Coronavirus vaccine update: Moderna, Pfizer begin late-stage trials, aim for year-end launches
The studies aim to enroll 30,000 people each and determine whether the potential COVID-19 vaccines are safe and effective. Both candidates rely on a new technology that allows for faster development and manufacturing than traditional vaccine production methods.
Moderna Inc and Pfizer Inc have launched two 30,000-subject trials of potential COVID-19 vaccines -- the first late-stage studies supported by the Trump administration's effort to speed development of measures against the novel coronavirus. Both vaccine candidates rely on a new technology that allows for faster development and manufacturing than traditional vaccine production methods but does not have an extensive track record.
So-called mRNA, or synthetic messenger RNA (mRNA), teaches the immune system to recognize and neutralize the coronavirus by mimicking its surface. The companies say the trials launched on Monday could clear the way for regulatory approval and widespread use by the end of this year.
The late-stage trials are designed to evaluate the safety of vaccines and determine if they can prevent symptomatic COVID-19.
MODERNA VACCINE CANDIDATE'S TRIAL
Moderna, which has never brought a vaccine to market, has received nearly $1 billion from the US government, which is helping bankroll several vaccine candidates under its Operation Warp Speed program.
"Having a safe and effective vaccine distributed by the end of 2020 is a stretch goal, but it's the right goal for the American people," National Institutes of Health (NIH) Director Francis Collins said in a release announcing the start of Moderna's large Phase III trial.
A volunteer in Savannah, Georgia, received the first shot at 6.45 am, Dr Anthony Fauci, the director of the National Institute of Allergy and Infectious Diseases, said at a news briefing.
The study, a Phase 3 clinical trial, will enroll 30,000 healthy people at about 89 sites around the country this summer. Half will receive two shots of the vaccine, 28 days apart, and half will receive two shots of a saltwater placebo. Neither the volunteers nor the medical staff giving the injections will know who will get the real vaccine.
Following this, experts will monitor the subjects, looking for side effects. And their main goal will be to see if significantly fewer vaccinated people contract COVID-19, to determine whether the vaccine can prevent the illness.
Moderna could have tens of millions of doses ready when and if the vaccine is deemed safe and effective, Collins told reporters on a call.
Fauci said a readout from the Moderna trial could come by November or even earlier. He said he was "not particularly concerned" about the vaccine's safety after seeing data from earlier, smaller trials. He also said he had briefed Trump about the trial the Oval Office on Monday.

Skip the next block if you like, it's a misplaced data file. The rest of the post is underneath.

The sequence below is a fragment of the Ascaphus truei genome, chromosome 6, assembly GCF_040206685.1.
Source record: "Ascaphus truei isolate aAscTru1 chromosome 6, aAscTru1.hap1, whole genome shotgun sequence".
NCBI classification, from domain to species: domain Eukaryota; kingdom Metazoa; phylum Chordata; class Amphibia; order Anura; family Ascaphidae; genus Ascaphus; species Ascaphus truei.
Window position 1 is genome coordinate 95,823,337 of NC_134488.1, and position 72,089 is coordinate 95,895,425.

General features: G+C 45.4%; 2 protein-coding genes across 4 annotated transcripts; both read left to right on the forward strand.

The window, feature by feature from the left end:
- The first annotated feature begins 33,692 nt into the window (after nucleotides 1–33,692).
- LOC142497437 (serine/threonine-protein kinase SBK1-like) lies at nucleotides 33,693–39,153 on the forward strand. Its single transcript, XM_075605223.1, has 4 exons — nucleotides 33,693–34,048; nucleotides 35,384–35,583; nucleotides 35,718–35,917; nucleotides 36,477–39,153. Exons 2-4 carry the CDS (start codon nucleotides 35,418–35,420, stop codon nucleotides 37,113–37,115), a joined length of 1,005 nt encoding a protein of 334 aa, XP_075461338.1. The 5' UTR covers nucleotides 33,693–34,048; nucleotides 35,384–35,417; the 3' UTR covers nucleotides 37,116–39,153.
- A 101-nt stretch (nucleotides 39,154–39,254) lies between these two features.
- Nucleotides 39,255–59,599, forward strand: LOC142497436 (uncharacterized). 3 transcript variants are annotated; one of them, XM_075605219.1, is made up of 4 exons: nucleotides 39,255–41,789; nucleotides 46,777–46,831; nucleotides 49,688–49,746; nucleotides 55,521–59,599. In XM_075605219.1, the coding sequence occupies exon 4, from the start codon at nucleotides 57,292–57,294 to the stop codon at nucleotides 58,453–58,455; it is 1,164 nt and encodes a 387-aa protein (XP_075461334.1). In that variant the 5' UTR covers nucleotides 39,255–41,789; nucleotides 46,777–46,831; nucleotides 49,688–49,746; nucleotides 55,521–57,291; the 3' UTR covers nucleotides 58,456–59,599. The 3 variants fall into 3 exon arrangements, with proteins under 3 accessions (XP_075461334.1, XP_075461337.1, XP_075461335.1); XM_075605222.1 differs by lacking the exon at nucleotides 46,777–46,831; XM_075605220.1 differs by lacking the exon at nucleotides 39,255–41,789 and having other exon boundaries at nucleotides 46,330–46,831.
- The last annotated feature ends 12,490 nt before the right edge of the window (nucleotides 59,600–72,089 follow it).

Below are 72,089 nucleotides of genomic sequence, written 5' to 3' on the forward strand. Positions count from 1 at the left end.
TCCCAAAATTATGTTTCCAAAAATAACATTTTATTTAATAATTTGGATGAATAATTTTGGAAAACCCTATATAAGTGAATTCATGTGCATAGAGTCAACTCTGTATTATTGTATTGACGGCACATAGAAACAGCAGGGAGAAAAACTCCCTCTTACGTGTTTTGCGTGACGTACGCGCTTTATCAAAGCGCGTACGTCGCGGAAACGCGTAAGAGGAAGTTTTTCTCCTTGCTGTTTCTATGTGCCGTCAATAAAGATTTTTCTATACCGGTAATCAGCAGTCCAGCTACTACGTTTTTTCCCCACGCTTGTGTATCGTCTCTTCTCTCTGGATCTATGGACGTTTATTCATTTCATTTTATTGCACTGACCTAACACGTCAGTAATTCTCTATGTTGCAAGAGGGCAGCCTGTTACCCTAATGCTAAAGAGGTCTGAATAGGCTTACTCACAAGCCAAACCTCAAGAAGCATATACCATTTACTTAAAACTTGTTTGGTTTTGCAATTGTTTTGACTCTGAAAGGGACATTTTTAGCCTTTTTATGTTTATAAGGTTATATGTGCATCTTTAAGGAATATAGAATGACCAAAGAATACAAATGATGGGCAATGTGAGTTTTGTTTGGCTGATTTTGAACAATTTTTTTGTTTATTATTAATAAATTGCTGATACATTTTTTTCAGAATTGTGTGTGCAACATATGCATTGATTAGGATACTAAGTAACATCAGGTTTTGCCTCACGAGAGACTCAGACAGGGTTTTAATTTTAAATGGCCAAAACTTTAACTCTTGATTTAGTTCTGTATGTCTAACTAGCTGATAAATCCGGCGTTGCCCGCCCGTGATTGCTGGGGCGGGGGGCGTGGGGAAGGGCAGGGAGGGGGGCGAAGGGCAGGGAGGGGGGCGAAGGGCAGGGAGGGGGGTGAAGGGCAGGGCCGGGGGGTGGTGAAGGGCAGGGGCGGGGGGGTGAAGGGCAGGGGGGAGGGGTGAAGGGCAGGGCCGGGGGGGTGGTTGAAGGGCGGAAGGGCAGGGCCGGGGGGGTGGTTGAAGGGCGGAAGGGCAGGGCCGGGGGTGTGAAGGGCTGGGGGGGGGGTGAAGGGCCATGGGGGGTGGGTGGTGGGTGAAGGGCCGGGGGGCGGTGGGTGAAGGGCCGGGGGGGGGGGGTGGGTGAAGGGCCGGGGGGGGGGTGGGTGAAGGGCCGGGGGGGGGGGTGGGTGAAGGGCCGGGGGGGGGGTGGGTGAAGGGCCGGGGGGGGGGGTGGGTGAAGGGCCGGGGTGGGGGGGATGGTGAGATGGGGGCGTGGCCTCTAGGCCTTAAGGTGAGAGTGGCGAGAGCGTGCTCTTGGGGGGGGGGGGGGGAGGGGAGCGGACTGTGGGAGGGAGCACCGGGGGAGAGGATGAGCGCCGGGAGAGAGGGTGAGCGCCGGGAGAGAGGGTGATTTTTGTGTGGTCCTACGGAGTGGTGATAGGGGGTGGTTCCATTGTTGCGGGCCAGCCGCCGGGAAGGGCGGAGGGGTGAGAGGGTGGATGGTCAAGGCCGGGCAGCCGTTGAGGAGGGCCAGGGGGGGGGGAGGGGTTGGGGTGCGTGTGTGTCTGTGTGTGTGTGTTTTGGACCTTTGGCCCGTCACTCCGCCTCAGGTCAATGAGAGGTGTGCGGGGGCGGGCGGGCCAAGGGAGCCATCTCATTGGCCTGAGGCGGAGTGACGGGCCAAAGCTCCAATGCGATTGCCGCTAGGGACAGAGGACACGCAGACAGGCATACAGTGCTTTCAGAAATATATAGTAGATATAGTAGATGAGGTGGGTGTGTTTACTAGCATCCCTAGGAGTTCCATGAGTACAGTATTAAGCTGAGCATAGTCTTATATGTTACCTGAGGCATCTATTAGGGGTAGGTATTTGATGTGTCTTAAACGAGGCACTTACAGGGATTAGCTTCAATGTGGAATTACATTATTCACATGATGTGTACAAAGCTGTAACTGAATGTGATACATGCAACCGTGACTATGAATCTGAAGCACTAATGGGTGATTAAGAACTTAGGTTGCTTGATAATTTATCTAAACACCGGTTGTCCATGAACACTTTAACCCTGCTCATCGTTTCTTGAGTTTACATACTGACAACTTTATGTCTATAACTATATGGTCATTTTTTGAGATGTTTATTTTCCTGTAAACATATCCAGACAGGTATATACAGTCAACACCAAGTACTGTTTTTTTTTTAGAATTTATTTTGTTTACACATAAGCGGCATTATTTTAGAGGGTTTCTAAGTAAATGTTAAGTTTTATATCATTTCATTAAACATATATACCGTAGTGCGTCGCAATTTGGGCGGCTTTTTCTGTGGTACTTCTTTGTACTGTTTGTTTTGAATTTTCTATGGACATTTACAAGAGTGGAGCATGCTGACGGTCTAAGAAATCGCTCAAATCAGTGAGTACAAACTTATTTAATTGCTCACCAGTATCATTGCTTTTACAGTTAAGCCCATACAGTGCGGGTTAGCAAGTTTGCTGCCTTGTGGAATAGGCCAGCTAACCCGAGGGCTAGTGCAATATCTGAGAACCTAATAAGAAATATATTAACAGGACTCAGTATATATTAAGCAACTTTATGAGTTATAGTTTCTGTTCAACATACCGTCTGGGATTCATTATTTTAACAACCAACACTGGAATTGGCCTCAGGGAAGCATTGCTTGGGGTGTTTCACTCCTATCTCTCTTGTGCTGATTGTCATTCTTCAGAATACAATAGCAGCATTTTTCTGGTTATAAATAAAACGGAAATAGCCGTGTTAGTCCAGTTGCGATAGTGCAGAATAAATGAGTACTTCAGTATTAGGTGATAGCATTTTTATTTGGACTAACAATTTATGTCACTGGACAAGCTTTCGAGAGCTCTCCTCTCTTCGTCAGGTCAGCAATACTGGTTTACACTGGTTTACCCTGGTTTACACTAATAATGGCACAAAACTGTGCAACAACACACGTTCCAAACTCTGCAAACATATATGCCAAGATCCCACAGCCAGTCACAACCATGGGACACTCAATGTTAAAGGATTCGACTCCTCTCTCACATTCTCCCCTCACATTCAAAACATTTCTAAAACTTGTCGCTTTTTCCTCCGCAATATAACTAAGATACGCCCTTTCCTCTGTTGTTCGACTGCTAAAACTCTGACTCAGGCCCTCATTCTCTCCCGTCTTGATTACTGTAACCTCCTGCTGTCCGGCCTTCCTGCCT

PFIZER-BIONTECH VACCINE CANDIDATE TRIAL
Pfizer Inc announced that it has also begun a late-stage study of a coronavirus vaccine. It has been working with a German company, BioNTech. Their study will also include 30,000 people, from 39 states in the United States, and from Brazil, Argentina and Germany, according to the New York Times.
The first subjects received injections at the University of Rochester on Monday, US media reported. If the study is successful, the companies could submit the vaccine for regulatory approval as early as October, putting them on track to supply up to 100 million doses by the end of 2020 and 1.3 billion by the end of 2021.
Patients are each given two doses of the drugmakers’ vaccine to help boost immunity, so the first 100 million doses would vaccinate around 50 million people. The study is expected to include about 120 sites globally and could include up to 30,000 participants. It will include regions heavily impacted by COVID-19.
“The initiation of the Phase 2/3 trial is a major step forward in our progress toward providing a potential vaccine to help fight the ongoing COVID-19 pandemic,” said Kathrin Jansen, head of vaccine research and development at Pfizer.
The trial hones in on Pfizer’s most promising vaccine candidate, which it calls BNT162b2. Earlier studies filtered out other potential vaccines. Pfizer has already has an agreement to sell 100 million doses of its vaccine to the US government and give it the option to buy 500 million more. It is in talks with other governments, including the European Union, about similar deals.
Over 150 vaccines are being developed against COVID-19, which has claimed nearly 650,000 lives globally and crippled economies.
Johnson and Johnson is launching clinical trials in the US this week and could start a larger, late-stage trial as early as September. British drugmaker AstraZeneca Plc said it will begin large-scale US trials this summer of its vaccine under development with Oxford University researchers.